What’s happened to ISA Season this year? With savers and investors rushing to make the most of their annual ISA allowance before the tax year ends, this normally coincides with a flurry of related media commentary across national money sections and consumer websites.
This year though, the usual crescendo of noise hasn’t quite materialised. This was temporarily arrested last week when the Chancellor announced the introduction of the Help to Buy ISA, in order to get more prospective first time buyers on the housing ladder, and new flexibility around moving money in and out of cash ISAs. But a look at two leading publications reveals an interesting split. In the last 30 days, the Times has mentioned ‘ISA’ 81 times, compared to 364 times for ‘pension’. In the Financial Times it is 41 v 240. Unscientific perhaps, but you get the picture.
There’s one very good reason. Another key pillar of personal finance, pensions, is about to undergo some fundamental changes to the way people can access their retirement savings. Ever since the Chancellor declared in his 2014 Budget that no-one should have to buy an annuity, 6 April 2015 has been looming large. Given that the impact on people at, or approaching, retirement will be profound, it’s perhaps no surprise that coverage of the changes has dominated the media’s attention.
But while ISAs are heralded as fairly simple to understand products, pensions, and the incoming changes to how pension savings can be accessed, are anything but. Here lies a potential stumbling block. Because too often, financial services speak finds itself mired in jargon. From AERs and basis points to uncrystallised funds pension lump sums (UFPLS – no, I don’t know either), too often the industry confuses and loses people who just want things explained plainly. There’s a wealth of research showing that when it comes to their finances, jargon and complexity is one of customers’ biggest bugbears.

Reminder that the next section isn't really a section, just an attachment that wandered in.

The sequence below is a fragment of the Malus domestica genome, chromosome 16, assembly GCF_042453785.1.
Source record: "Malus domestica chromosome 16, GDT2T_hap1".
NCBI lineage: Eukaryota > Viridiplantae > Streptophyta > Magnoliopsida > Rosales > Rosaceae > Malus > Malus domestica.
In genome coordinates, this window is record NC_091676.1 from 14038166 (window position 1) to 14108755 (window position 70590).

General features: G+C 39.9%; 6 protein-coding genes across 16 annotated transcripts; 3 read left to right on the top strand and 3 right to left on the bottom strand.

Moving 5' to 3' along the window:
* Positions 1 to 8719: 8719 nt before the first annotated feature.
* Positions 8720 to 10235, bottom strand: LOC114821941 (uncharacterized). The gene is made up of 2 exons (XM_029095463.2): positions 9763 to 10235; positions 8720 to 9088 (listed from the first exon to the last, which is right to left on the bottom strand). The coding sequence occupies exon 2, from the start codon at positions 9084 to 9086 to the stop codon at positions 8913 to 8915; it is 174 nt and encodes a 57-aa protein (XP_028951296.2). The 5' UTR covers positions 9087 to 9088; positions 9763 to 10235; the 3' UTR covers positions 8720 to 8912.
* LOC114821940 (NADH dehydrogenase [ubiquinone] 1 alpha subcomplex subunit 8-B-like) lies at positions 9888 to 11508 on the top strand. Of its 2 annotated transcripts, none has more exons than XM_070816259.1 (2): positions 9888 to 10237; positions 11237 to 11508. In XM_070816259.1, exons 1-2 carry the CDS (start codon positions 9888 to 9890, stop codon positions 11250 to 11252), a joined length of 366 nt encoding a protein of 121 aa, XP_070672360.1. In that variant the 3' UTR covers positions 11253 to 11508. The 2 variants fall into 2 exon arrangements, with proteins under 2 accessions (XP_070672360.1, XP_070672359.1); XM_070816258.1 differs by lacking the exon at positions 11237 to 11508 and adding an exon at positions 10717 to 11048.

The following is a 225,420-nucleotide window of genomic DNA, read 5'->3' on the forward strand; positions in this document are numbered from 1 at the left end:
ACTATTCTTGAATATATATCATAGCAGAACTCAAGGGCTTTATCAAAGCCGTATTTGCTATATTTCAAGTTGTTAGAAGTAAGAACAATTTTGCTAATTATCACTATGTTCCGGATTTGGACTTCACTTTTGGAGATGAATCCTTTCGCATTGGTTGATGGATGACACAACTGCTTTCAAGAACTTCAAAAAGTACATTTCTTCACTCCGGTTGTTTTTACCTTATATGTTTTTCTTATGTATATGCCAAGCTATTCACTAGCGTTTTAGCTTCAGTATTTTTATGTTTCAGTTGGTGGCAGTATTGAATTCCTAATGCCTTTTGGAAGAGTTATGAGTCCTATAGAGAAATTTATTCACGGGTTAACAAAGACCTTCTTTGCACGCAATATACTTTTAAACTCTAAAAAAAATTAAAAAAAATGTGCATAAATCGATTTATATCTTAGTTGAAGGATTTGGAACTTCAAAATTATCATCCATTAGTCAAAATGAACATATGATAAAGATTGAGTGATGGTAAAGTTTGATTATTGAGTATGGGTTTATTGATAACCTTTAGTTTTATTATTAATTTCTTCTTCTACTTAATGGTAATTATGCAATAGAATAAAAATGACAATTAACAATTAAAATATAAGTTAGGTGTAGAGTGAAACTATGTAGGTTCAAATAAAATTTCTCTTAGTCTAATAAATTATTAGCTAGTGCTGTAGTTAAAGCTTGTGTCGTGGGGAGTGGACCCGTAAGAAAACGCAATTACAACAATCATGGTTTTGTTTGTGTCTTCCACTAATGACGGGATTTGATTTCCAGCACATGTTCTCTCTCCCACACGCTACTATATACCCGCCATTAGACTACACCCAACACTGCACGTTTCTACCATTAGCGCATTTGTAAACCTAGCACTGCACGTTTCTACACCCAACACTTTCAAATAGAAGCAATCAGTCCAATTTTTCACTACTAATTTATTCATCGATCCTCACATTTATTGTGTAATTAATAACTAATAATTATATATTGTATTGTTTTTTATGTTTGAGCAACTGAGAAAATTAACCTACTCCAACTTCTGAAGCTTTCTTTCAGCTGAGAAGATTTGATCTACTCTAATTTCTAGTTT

This poses an important communications challenge. Ditch the industry speak and explain issues to customers in a way that resonates with them and their lives. This is easier said than done, especially with products and services that are, by their very nature, complex. Financial services firms also face a number of regulatory hurdles which must be cleared. But a good communications campaign can meet those guidelines and offer simple answers to the following questions:
1. What is happening?
2. Why now?
3. What does it mean for you?
4. What next?
Above all, ask: am I really telling the audience what they want and need to hear? Or am I simply telling them what I want to say? If it’s the latter, it’s back to the drawing board.
There’s no one-size-fits-all approach to getting communications right, but building a framework based on these principles is a good starting point.